Rachel Jolly from the Adelaide Resolutions Centre has pointed out that kids do not care about child support, who was married to who, and why their parents don’t like each other. THEY ARE CHILDREN she points out. Ms Jolly says they do care about who is there at school drop off and collection, who makes their dinner, who they hear cheering from the side lines and who stays up til 3am finishing their book week costume!

When a relationship ends and parents cease to be a couple, they remain mum and dad – for life. Kids are often faced with a whirlwind of emotions, changes in their daily lives, and uncertainty about the future.

At the time their parents are faced with their own emotional challenges, as well as the logistics of arranging new housing and disentangling their finances and a myriad of other issues that arise due to separation, the children will also be experiencing a wide range of emotions. Initially, they might feel shock, sadness, and confusion. As the process unfolds, they may also experience anger, guilt, and even relief in some cases. It is essential for parents to recognise and validate these emotions, allowing their children to express their feelings openly and without judgment.

Separation or divorce often signifies a profound sense of loss for kids. They may grieve the idea of a united family and the life they once knew. This feeling of loss can extend to their daily routines, as they may move to a new home, change schools, or adjust to different visitation schedules. Parents should be sensitive to this grief and provide support to help their children navigate these changes. Often when asked what they would hope for, children express a desire for their parents to get back together. The want their old life back, in a lot of cases. They have no control or choice over their parents decisions and this can add to their sense of helplessness.

Children may feel torn between their parents during a divorce. Loyalty conflicts can arise when they are asked to take sides or feel pressured to choose one parent over the other. It’s crucial for parents to refrain from putting their children in the middle of their disputes and encourage a healthy relationship with both parents. The Family Law Act recognises that with only a few exceptions, children’s best interests are promoted by maintaining a meaningful relationship with both of their parents, and indeed extended members of their family.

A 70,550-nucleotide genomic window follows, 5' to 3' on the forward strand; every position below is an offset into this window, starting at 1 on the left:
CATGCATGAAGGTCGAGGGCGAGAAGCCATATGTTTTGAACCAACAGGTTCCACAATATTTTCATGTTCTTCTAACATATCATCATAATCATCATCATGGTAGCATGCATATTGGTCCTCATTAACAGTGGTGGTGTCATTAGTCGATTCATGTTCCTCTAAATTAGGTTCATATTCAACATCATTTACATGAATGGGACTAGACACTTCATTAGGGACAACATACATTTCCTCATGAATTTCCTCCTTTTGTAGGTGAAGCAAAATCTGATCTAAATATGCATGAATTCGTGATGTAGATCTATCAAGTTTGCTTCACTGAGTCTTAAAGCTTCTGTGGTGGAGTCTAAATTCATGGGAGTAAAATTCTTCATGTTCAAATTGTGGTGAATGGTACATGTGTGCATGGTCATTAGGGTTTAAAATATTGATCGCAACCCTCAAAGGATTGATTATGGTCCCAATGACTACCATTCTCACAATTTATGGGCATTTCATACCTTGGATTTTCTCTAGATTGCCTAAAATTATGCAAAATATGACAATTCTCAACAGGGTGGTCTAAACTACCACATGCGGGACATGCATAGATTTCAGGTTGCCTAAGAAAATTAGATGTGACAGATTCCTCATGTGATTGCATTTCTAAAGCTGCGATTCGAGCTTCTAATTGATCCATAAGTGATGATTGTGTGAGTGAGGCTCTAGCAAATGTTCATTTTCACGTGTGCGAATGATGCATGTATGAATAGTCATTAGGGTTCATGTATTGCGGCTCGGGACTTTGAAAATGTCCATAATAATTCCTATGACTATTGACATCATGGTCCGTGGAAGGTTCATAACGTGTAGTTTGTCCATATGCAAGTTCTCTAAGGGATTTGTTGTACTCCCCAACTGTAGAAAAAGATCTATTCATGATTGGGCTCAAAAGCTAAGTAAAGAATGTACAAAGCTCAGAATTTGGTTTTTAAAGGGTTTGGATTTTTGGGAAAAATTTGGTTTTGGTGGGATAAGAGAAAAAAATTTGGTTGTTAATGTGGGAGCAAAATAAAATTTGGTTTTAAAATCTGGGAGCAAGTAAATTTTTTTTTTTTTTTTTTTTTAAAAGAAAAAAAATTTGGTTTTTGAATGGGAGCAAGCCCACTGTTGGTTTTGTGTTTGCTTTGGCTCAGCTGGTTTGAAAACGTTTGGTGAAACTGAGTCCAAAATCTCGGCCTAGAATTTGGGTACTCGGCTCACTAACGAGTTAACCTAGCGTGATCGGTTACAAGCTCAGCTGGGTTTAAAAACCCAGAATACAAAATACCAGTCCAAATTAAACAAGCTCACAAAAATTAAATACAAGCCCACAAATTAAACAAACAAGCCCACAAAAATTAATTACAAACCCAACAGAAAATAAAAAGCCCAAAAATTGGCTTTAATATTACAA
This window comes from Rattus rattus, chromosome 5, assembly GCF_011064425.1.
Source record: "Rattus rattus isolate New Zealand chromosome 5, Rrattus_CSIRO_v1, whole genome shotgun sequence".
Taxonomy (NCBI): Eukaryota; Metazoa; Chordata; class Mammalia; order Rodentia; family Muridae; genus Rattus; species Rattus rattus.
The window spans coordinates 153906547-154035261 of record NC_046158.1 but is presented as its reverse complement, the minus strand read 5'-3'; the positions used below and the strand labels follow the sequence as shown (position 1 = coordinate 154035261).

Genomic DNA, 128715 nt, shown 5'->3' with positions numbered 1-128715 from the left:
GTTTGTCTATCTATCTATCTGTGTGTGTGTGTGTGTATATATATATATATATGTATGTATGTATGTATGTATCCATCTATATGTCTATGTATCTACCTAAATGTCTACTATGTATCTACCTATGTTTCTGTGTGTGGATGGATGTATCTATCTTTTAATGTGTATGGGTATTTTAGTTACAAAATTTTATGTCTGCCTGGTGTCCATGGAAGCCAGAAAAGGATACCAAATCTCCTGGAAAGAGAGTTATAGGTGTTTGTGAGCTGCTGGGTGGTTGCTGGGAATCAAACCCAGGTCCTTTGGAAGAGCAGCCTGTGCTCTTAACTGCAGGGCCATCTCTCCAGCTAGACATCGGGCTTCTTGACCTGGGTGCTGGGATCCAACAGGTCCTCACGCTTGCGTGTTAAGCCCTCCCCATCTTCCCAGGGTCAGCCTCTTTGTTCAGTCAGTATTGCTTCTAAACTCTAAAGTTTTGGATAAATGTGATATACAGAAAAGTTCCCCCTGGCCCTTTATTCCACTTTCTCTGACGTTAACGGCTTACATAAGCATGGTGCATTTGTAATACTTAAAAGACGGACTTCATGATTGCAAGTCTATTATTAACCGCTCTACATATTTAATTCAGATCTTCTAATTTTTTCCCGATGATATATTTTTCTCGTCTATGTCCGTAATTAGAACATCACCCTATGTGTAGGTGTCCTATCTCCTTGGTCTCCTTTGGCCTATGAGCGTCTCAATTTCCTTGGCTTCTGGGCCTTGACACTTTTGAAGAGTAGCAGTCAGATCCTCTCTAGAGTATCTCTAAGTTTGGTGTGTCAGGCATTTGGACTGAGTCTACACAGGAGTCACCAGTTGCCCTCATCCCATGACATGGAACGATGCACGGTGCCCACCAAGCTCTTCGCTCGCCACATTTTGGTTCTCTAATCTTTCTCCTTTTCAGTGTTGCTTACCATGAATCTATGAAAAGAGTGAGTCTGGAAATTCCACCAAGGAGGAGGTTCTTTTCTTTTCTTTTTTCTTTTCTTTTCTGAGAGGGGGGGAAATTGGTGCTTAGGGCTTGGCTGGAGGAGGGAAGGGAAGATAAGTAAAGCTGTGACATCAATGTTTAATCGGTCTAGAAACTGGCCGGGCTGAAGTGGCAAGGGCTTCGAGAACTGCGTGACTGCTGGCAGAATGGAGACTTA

Kids develop various coping mechanisms to deal with the stress of divorce. Some may withdraw from social activities or exhibit changes in behavior, while others may become more defiant. Parents should be vigilant about observing these changes and seek professional help if necessary to ensure their child’s emotional well-being.

The impact of divorce on children can extend well into their adulthood. Studies have shown that children of divorced parents may be at a higher risk for experiencing relationship difficulties, emotional challenges, and even academic setbacks. However, it’s important to note that not all children face these issues, and many thrive with the right support and guidance.

One of the most significant factors in how children fare during and after a divorce is how well their parents can co-parent effectively. Maintaining open lines of communication, minimising conflict in front of the children, and presenting a united front when it comes to important decisions are key elements of successful co-parenting.

Divorce is a challenging process for all family members, but children often bear the brunt of its emotional impact. Understanding what kids go through during a divorce is essential for parents to provide the necessary support and stability that children need to navigate these turbulent times. By recognizing their emotions, avoiding loyalty conflicts, and promoting healthy coping mechanisms, parents can help their children emerge from divorce with resilience and a positive outlook on their future.  There are resources to assist parents to support their children. Finding the right family therapist or counselor can go a long way toward fostering a good outcome for children going through this major life event.

Bev Clark Director Clark Panagakos Family Law